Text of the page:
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Magistrate upholds defence’s no-case submission

Magistrate upholds defence’s no-case submission
Defence Lawyers Duane Daniel (left) and Ronald Marks (forefront right), exit the Mesopotamia Magistrates Court, sitting at Calliaqua, with Senator Ashelle Morgan (second from left) and Assistant Director of Public Prosecutions Karim Nelson after they were acquitted of charges yesterday.

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The court has ruled to acquit Assistant Director of Public Prosecution(DPP) Karim Nelson and Senator Ashelle Morgan for charges laid against them following an April shooting incident in Diamond.

Magistrate upholds defence’s no-case submission
Lawyer Kay Bacchus-Baptiste (centre), speaks with Cornelius John (right), and his wife Nicole John outside the court.

This decision was handed down at the Mesopotamia Magistrates Court, sitting at Calliaqua, after no case submissions were made at the end of the prosecution’s case by defense counsels Duane Daniel and Ronald Marks, representing Morgan and Nelson respectively.

The submissions, delivered on Wednesday November 17, outlined why the lawyers believed there was no case for their clients to answer.

Daniel spoke to the charge of criminal assault wherein it was alleged that his client, Morgan on April 13 in Diamond, pointed a gun in Cornelius John’s face and supposedly told him if he called her f-ing name she would shoot him in his mouth.

Marks spoke to the charges laid against Nelson for wounding and unlawful discharge of a firearm on John’s property on the date in question.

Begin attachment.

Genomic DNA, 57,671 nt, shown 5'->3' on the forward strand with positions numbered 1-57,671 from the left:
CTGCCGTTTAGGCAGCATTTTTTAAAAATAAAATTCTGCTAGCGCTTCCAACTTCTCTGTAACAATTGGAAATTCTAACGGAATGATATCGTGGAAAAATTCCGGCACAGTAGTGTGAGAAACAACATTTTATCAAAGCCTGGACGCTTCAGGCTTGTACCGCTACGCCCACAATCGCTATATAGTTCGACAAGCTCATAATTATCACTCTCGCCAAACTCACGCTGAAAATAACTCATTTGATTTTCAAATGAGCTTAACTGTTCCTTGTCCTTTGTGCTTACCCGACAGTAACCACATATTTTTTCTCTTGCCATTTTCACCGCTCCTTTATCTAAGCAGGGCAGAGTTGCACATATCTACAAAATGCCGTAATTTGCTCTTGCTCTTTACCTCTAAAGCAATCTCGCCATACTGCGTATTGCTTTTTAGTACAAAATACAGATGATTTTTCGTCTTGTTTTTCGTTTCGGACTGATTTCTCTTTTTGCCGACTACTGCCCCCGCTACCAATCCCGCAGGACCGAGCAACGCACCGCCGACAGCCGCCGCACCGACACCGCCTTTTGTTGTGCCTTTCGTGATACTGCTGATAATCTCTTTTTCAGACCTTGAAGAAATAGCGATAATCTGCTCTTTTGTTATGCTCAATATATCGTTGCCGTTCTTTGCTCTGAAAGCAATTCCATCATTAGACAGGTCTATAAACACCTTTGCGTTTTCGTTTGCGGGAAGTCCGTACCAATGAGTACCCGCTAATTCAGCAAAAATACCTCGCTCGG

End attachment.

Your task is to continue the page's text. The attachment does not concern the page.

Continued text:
The prosecution led by St Lucia’s Deputy Director of Public Prosecutions, Stephen Brette responded.

Having referred to his notes on the evidence, Magistrate Bertie Pompey returned yesterday, November 18, with his ruling.

Sitting in court were the defendants on two chairs to the right, front of the magistrate. The defence lawyers and the prosecution were settled at either ends of the bar table facing him. Counsel with the ‘watching brief’, Kay Bacchus-Baptiste, was sandwiched between the opposing sides at the bar table.

This is how the parties were seated since the start of the case last week Wednesday.

John, who has been attending court every day to listen to the evidence was seated in the courtroom, as was Morgan’s aunt, who also has been regularly at court to hear the exchanges and testimonies.

The investigating officer also was listening.

In ruling on the charge against Morgan, Pompey stated: “The issue boils down to (John’s) word against the second defendant’s(Morgan’s) word.”

Magistrate upholds defence’s no-case submission
Magistrate Bertie Pompey

He continued that he preferred the evidence of Morgan to that of John for multiple reasons which included the credibility of John compared to Morgan.

Brette rose at that point to say that Morgan had not given any evidence, to which the magistrate responded that she had denied it in a statement to the police.

“I’m just saying that there’s no evidence in this court under oath…” the prosecution said. Counsel Daniel submitted that the denial was also part of the prosecution’s case.

“Counsel you have a recourse to the Appeal court,” the magistrate informed the prosecution.

“Very well sir,” Brette stated.

The magistrate continued, “Two: (John’s) wife testified she was at the time in her porch just across the road from (her husband’s) residence and was able to see when the ‘taller man’ pushed her husband but did not see the second defendant, Ashelle took out a gun and point it in (John’s) face.”

Finally, he noted the failure of John, “to mention the assault by Morgan to the first respondents: a Rochel Franklyn and Sergeant Prescott.”

Further, that when John told the police of the incident he did not mention that Morgan cursed, but said so in court.

“The court finds that the criminal assault charge against Morgan cannot be sustained, she is therefore acquitted of criminally assaulting Cornelius John,” Pompey ruled.